This article orginally appeared in the
Winter 2018 edition of HealthLINK Magazine.
Bipolar disorder can be debilitating—but it’s also treatable
Anyone can have an irritable or moody day, but bipolar disorder—or
manic-depressive illness—causes severe mood shifts that interfere
with an individual’s ability to work, function at home and maintain
“Bipolar refers to the extreme poles in mood possibilities, either
having an episode of depression or an episode of what we call mania,”
explains psychiatrist Louis J. Nardelli, DO. “The mood change comes
in the form of an episode, so it isn’t typically situational. It
can last for days or even weeks.”
- Sadness, hopelessness or suicidal thoughts
- Loss of interest in activities that were once enjoyable
- Feelings of worthlessness
- Difficulty concentrating or focusing
- Increased energy and lack of need for sleep
- Euphoria or extreme irritability
- Disorganized and at times reckless goal-directed behavior
- A heightened sense of self-importance
Recognizing the Triggers:
Certain things, like stress, can be a trigger. “Because bipolar disorder
usually has the onset during adolescence, pulling all-nighters for class
wouldn’t be wise,” Dr. Nardelli says. “Experimenting
with drugs is also not a good idea for someone who has bipolar family
history or is predisposed to mood disorders.”
The Right Diagnosis:
Bipolar disorder can’t be diagnosed using brain scans or lab tests.
Doctors review a patient’s symptoms and family history, following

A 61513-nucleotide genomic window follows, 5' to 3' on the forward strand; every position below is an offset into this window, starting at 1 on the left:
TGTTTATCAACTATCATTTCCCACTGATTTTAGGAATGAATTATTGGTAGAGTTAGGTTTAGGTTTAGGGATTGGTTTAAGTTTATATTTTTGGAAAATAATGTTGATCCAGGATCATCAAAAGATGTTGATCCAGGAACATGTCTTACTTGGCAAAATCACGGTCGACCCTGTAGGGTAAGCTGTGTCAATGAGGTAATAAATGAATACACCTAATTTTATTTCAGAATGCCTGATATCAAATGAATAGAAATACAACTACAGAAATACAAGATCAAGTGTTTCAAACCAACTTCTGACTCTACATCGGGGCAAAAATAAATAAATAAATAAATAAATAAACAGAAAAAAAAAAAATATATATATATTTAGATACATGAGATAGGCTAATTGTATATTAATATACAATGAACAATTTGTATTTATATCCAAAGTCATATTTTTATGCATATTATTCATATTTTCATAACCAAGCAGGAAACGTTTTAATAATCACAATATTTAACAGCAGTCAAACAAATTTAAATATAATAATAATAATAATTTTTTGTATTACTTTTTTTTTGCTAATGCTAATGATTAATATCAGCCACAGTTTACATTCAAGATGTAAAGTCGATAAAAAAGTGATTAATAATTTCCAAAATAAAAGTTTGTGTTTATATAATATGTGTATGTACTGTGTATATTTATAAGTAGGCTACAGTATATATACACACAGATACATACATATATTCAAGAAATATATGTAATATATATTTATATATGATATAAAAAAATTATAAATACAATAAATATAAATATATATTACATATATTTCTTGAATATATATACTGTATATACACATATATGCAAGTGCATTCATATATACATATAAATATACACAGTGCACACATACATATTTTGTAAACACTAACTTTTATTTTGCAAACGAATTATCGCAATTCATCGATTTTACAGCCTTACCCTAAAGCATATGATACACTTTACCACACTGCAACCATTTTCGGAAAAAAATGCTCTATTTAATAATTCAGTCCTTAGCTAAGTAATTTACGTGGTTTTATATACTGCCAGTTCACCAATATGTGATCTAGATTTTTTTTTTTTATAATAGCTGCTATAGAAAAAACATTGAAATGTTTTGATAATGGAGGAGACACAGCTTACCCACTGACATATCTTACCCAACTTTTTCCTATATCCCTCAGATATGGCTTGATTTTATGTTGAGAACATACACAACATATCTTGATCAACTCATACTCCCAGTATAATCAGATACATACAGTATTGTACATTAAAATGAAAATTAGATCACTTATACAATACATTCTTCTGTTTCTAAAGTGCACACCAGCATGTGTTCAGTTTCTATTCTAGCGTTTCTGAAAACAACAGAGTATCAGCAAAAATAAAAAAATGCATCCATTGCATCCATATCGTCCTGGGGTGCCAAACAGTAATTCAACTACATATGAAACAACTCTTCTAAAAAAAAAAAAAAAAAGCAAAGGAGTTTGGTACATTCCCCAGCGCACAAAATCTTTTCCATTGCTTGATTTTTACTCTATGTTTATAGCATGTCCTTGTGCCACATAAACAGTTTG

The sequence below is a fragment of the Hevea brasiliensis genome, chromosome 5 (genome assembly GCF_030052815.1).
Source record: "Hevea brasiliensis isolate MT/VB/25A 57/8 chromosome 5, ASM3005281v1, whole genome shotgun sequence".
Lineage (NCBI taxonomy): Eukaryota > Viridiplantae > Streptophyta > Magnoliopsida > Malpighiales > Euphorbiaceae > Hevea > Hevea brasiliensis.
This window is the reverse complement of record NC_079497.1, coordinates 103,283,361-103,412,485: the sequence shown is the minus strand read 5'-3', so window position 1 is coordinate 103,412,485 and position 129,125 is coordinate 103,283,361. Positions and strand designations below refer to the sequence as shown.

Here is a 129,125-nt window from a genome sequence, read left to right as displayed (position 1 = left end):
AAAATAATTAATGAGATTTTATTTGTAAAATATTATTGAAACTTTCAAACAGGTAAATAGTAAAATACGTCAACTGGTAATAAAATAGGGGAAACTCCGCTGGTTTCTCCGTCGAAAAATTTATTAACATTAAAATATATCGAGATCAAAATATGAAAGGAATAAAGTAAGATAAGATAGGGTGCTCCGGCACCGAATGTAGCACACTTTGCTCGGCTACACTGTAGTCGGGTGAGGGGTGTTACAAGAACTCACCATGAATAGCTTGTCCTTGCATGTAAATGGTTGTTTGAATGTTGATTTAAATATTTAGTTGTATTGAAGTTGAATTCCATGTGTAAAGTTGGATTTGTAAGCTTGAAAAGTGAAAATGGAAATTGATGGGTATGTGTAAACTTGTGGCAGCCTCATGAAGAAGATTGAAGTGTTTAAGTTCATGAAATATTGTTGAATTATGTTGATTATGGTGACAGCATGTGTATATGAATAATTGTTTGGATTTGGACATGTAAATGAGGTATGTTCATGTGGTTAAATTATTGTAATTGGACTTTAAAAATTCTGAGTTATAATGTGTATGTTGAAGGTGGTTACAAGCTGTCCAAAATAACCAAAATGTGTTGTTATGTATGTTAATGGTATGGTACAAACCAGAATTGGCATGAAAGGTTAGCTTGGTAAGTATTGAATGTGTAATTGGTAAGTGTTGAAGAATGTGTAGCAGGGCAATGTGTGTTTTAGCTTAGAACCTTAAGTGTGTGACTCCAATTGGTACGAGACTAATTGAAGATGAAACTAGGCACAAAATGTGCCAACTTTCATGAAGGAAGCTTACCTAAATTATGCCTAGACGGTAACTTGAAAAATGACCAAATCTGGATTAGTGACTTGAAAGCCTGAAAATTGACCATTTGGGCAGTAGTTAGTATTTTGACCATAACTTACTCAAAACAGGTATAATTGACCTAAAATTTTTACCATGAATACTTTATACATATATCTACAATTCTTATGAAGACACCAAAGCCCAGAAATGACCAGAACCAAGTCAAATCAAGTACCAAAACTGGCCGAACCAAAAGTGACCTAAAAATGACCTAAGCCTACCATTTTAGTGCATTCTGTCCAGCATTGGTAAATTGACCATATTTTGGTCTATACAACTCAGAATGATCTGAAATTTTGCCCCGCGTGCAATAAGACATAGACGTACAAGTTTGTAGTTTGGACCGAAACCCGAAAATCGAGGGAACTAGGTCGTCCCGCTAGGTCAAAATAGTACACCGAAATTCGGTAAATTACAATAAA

a guide called the
Diagnostic and Statistical Manual of Mental Disorders. By definition, bipolar type 1 (history of mania) causes a loss of functioning
in one’s life during the episode.
Only one-third of those with bipolar disorder seek treatment, which is
unfortunate because most of those treated experience a remission of symptoms.
During treatment, the goal is to help stabilize the patient’s mood
so they can return to the level of functioning they had before the bipolar
episode occurred. Treatment is individualized, but physicians often prescribe
a mood stabilizer.
Unfortunately, the stigma of mental illness keeps many from speaking to
their doctor. “Movies can portray behavioral health units in a skewed
manner,” Dr. Nardelli says. “But therapists, doctors and nurses
care very much about those with mental health needs in our community.”
Valley Health has two inpatient behavioral health units—one for adults
(18 years and older) and another for senior adults (55 years and older)—offering
care for patients with acute psychiatric needs. Outpatient mental health
services are also offered for seniors and adults.
valleyhealthlink.com/bhs for more information.